An exploration of the ethics of telecare for older adults with dementia: a literature review

Dacombe, Georgina (2009) An exploration of the ethics of telecare for older adults with dementia: a literature review. BSc dissertation, University of Portsmouth.

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    Abstract

    Telecare has been described as the continuous, automatic and remote monitoring of real time emergencies and lifestyle changes over time in order to manage the risks associated with independent living. It has attracted significant policy interest in recent years in the UK due to changing demographics, which has essentially meant a larger number of elderly people. It is predicted that the number of people over the age of eighty is set to increase by almost a half between 1995 and 2025 and the number of people over ninety will double. Closely allied to this is the subsequent escalation of the cost of interventions.
    Within this, the estimated cost of dementia in the UK is over seventeen billion pounds a year and it is clear that this will have an impact on subsequent policy and provision in this area.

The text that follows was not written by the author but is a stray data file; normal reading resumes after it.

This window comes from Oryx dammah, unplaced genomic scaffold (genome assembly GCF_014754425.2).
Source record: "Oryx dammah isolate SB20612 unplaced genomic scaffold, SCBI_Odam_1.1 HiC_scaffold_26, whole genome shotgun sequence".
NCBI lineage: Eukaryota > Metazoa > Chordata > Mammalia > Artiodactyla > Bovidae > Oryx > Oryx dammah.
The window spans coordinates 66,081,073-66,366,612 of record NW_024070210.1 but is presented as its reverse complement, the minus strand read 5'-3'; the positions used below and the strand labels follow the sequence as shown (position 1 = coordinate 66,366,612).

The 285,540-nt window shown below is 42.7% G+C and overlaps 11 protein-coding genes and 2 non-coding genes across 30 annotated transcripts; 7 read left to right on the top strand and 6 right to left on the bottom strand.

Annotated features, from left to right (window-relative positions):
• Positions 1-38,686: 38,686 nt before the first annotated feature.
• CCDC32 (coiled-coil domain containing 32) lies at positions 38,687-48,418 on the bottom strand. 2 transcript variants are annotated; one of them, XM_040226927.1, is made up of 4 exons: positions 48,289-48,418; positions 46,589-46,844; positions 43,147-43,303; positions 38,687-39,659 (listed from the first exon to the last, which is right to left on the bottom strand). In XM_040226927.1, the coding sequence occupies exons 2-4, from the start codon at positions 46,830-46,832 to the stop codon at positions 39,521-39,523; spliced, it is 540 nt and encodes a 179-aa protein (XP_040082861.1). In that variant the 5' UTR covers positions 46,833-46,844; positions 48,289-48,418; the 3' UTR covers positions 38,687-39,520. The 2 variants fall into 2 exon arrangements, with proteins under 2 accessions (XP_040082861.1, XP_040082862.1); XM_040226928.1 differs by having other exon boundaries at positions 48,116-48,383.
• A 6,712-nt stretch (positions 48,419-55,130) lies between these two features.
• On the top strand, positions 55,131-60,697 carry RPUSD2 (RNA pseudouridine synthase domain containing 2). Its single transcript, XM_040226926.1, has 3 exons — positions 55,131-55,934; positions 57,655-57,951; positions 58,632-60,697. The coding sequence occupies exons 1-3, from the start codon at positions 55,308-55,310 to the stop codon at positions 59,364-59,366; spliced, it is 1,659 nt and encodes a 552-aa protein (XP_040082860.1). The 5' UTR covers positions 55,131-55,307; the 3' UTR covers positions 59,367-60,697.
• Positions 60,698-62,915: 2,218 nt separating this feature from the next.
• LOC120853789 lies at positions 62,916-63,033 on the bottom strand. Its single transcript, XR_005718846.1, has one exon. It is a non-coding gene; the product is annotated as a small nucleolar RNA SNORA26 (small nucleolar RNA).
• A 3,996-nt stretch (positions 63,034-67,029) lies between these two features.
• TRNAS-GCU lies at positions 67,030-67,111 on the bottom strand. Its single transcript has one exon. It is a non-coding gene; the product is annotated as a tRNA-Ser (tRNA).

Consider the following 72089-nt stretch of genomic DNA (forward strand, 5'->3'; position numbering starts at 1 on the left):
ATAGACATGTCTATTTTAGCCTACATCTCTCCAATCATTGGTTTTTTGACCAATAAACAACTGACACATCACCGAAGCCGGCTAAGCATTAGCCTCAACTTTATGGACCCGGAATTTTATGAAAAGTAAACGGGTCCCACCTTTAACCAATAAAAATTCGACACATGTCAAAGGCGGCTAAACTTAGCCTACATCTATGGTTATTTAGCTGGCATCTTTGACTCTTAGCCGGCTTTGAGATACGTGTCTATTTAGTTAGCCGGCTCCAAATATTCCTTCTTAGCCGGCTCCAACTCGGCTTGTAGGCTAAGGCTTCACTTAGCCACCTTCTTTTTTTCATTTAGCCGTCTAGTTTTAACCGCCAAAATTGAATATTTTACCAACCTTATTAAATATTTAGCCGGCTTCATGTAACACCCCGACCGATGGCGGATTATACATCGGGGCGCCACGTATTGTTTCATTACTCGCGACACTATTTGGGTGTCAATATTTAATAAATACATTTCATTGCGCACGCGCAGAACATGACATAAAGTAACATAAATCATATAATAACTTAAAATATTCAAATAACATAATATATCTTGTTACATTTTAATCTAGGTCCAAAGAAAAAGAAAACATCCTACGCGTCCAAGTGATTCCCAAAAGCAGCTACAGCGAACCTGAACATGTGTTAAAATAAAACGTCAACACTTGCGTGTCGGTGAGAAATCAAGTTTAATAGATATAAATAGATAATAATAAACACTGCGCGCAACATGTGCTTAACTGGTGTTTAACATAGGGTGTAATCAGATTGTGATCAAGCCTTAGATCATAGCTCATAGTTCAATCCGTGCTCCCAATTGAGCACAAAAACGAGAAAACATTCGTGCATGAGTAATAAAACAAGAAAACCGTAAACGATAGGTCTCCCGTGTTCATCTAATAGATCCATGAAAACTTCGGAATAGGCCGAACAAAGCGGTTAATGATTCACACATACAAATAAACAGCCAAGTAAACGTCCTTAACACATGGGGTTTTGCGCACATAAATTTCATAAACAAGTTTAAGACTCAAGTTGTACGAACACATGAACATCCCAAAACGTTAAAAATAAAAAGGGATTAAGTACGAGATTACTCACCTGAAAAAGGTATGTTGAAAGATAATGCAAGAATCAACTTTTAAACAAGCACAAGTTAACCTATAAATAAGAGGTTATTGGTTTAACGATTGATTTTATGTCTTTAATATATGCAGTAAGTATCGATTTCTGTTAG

The aim of this literature review was to highlight the ethical issues that arise when telecare is used with older adults with dementia and to evaluate how far these were addressed within the literature. The author was interested in whether the development of telecare related to independence and choice, often attributed to it in policy documents or whether cost savings were at the heart of this, with ethical considerations compromised as a consequence.

    Item Type: Dissertation
    Departments/Research Groups: Faculty of Science > School of Health Sciences and Social Work
    Depositing User: Jane Polwin
    Date Deposited: 25 Mar 2011 16:22
    Last Modified: 28 Jan 2015 11:26
    URI: http://eprints.port.ac.uk/id/eprint/2342

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